1. The WordReference Forums have moved to new forum software. (Details)

misdemeanor brandishing

Discussion in 'Legal Terminology' started by iheartL&O, Feb 21, 2013.

  1. iheartL&O

    iheartL&O Senior Member

    Dominican Republic
    American English
    Is misdemeanor menacing and misdemeanor branishing the same thing? And how would you say it in Spanish?
    The sentence is: The cops thought it was misdemeanor brandishing, though it was up to the D.A.’s office to decide.
     
  2. Chris K Senior Member

    Tacoma WA, US
    English / US
    "Brandishing" normally involves a weapon; "menacing" might only involve your fists.
     
  3. iheartL&O

    iheartL&O Senior Member

    Dominican Republic
    American English
    OK, that makes perfect sense. ¿Alguien sabe como se dice en español: misdemeanor brandishing​?
     
  4. robjh22 Senior Member

    U.S.A. & English
    I would try "la falta de esgrimir una arma."
     
  5. iheartL&O

    iheartL&O Senior Member

    Dominican Republic
    American English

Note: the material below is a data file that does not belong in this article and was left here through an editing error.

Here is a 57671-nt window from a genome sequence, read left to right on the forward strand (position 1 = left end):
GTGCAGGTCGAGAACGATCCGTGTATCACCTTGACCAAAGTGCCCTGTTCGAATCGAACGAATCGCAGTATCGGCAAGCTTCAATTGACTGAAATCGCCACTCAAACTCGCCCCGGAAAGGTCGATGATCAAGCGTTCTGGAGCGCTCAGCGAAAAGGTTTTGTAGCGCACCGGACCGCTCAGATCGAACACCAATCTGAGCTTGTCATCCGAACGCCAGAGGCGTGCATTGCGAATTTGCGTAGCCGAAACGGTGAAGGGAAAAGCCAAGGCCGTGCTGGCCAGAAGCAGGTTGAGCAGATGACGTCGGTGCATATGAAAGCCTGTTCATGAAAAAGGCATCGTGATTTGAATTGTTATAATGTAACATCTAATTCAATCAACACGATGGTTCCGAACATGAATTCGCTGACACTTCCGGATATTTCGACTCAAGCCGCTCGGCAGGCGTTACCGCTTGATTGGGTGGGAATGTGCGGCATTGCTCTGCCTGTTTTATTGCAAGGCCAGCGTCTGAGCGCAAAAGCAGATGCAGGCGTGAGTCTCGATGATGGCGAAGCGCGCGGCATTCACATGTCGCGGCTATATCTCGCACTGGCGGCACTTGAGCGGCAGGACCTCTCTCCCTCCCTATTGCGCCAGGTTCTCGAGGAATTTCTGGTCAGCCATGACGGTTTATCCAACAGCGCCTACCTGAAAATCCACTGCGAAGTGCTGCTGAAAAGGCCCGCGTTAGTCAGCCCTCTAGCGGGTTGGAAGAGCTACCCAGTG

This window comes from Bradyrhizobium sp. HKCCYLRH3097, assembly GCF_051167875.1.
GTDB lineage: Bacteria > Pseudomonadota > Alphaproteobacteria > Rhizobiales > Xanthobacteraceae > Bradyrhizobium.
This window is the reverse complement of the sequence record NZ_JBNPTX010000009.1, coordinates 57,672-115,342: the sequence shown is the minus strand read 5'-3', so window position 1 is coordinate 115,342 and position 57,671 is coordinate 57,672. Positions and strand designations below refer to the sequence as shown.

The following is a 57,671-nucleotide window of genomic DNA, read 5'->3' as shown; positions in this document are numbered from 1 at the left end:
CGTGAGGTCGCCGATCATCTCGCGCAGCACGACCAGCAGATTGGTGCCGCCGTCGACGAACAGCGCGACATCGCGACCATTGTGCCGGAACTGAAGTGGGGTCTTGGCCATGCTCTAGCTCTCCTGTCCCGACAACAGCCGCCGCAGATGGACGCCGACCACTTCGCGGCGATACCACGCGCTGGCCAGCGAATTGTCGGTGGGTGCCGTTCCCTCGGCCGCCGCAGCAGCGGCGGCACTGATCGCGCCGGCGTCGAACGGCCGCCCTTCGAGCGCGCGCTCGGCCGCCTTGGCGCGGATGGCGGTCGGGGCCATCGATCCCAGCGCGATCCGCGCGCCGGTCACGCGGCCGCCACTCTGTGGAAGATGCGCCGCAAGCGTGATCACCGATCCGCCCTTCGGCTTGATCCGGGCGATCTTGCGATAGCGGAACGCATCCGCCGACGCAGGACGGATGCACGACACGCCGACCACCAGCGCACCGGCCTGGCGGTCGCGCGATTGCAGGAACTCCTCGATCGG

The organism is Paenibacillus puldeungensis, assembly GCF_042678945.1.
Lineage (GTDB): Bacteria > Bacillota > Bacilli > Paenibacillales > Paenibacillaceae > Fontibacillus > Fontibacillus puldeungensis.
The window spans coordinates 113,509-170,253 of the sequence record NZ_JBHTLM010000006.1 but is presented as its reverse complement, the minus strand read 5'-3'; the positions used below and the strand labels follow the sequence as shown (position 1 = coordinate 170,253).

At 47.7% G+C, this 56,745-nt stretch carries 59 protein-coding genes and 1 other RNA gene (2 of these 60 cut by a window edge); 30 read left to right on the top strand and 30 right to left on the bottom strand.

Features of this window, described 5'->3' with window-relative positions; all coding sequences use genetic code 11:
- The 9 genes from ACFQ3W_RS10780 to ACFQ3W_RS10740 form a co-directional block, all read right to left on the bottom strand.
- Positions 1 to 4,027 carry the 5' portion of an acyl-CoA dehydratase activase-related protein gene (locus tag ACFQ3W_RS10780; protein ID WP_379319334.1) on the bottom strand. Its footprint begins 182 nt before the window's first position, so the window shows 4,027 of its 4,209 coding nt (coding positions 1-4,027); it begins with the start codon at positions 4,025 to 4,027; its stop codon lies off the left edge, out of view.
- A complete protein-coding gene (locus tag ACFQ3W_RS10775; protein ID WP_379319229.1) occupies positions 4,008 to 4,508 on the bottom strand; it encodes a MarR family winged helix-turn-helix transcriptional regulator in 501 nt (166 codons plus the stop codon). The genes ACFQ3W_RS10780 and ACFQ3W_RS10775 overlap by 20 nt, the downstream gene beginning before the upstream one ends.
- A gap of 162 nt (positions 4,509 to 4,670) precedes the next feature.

falta = misdemeanor?

    Creo que esgrimir no funcionará en mi caso, ya que fue una pistola lo que tenia el tipo. Perdon que no le incluí el contexto antes.
     
    Last edited: Apr 16, 2013
  6. RicardoElAbogado Senior Member

    SF Bay Area, California
    American English
    That calls for a legal judgment, not a matter for translation. It will depend on the jurisdiction, the statutes, and the case law. But certainly from an English-language perspective, they are different.

    Blandir means to brandish, not necessarily in the legal sense but the action of brandishing. The legal sense is pretty close to the non-legal sense other than, as Chris K says, the legal usage usually implies a deadly weapon being brandished.
     
  7. iheartL&O

    iheartL&O Senior Member

    Dominican Republic
    American English
    ok, entonces misdemeanor branishing sería = un delito menor de blandir?
     

Share This Page